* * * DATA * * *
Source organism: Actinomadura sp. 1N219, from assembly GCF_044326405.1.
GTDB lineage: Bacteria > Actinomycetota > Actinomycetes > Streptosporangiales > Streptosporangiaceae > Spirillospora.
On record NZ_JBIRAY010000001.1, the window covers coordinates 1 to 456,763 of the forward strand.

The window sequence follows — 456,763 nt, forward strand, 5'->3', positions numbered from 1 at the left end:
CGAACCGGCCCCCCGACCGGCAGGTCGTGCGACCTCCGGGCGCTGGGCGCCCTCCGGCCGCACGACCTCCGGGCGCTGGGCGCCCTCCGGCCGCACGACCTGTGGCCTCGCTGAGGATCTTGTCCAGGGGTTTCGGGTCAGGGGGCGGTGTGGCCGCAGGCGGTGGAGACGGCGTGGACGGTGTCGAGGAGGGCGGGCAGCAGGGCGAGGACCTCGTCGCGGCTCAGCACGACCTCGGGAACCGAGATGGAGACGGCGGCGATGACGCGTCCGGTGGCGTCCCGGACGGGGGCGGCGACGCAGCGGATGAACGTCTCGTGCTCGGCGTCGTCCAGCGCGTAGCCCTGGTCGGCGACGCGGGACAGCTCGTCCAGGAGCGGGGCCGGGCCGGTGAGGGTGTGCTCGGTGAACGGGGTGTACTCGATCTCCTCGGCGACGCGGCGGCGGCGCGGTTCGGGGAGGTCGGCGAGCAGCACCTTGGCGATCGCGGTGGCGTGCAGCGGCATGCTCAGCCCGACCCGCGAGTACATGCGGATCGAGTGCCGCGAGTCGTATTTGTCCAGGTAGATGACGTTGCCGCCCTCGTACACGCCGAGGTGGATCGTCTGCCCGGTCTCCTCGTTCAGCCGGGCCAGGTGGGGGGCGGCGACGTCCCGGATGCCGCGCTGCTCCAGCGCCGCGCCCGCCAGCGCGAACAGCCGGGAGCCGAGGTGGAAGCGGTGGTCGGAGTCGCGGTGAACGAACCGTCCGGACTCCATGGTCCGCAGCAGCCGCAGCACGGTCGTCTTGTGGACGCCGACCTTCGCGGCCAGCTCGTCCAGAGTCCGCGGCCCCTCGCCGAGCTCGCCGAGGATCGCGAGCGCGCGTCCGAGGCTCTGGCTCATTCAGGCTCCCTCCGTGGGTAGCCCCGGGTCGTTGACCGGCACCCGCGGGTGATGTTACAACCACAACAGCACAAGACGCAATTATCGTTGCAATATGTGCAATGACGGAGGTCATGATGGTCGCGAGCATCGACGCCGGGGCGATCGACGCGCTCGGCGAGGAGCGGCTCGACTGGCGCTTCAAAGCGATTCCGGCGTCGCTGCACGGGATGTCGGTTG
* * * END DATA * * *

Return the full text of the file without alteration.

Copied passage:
Source organism: Actinomadura sp. 1N219, from assembly GCF_044326405.1.
GTDB lineage: Bacteria > Actinomycetota > Actinomycetes > Streptosporangiales > Streptosporangiaceae > Spirillospora.
On record NZ_JBIRAY010000001.1, the window covers coordinates 1 to 456,763 of the forward strand.

The window sequence follows — 456,763 nt, forward strand, 5'->3', positions numbered from 1 at the left end:
CGAACCGGCCCCCCGACCGGCAGGTCGTGCGACCTCCGGGCGCTGGGCGCCCTCCGGCCGCACGACCTCCGGGCGCTGGGCGCCCTCCGGCCGCACGACCTGTGGCCTCGCTGAGGATCTTGTCCAGGGGTTTCGGGTCAGGGGGCGGTGTGGCCGCAGGCGGTGGAGACGGCGTGGACGGTGTCGAGGAGGGCGGGCAGCAGGGCGAGGACCTCGTCGCGGCTCAGCACGACCTCGGGAACCGAGATGGAGACGGCGGCGATGACGCGTCCGGTGGCGTCCCGGACGGGGGCGGCGACGCAGCGGATGAACGTCTCGTGCTCGGCGTCGTCCAGCGCGTAGCCCTGGTCGGCGACGCGGGACAGCTCGTCCAGGAGCGGGGCCGGGCCGGTGAGGGTGTGCTCGGTGAACGGGGTGTACTCGATCTCCTCGGCGACGCGGCGGCGGCGCGGTTCGGGGAGGTCGGCGAGCAGCACCTTGGCGATCGCGGTGGCGTGCAGCGGCATGCTCAGCCCGACCCGCGAGTACATGCGGATCGAGTGCCGCGAGTCGTATTTGTCCAGGTAGATGACGTTGCCGCCCTCGTACACGCCGAGGTGGATCGTCTGCCCGGTCTCCTCGTTCAGCCGGGCCAGGTGGGGGGCGGCGACGTCCCGGATGCCGCGCTGCTCCAGCGCCGCGCCCGCCAGCGCGAACAGCCGGGAGCCGAGGTGGAAGCGGTGGTCGGAGTCGCGGTGAACGAACCGTCCGGACTCCATGGTCCGCAGCAGCCGCAGCACGGTCGTCTTGTGGACGCCGACCTTCGCGGCCAGCTCGTCCAGAGTCCGCGGCCCCTCGCCGAGCTCGCCGAGGATCGCGAGCGCGCGTCCGAGGCTCTGGCTCATTCAGGCTCCCTCCGTGGGTAGCCCCGGGTCGTTGACCGGCACCCGCGGGTGATGTTACAACCACAACAGCACAAGACGCAATTATCGTTGCAATATGTGCAATGACGGAGGTCATGATGGTCGCGAGCATCGACGCCGGGGCGATCGACGCGCTCGGCGAGGAGCGGCTCGACTGGCGCTTCAAAGCGATTCCGGCGTCGCTGCACGGGATGTCGGTTG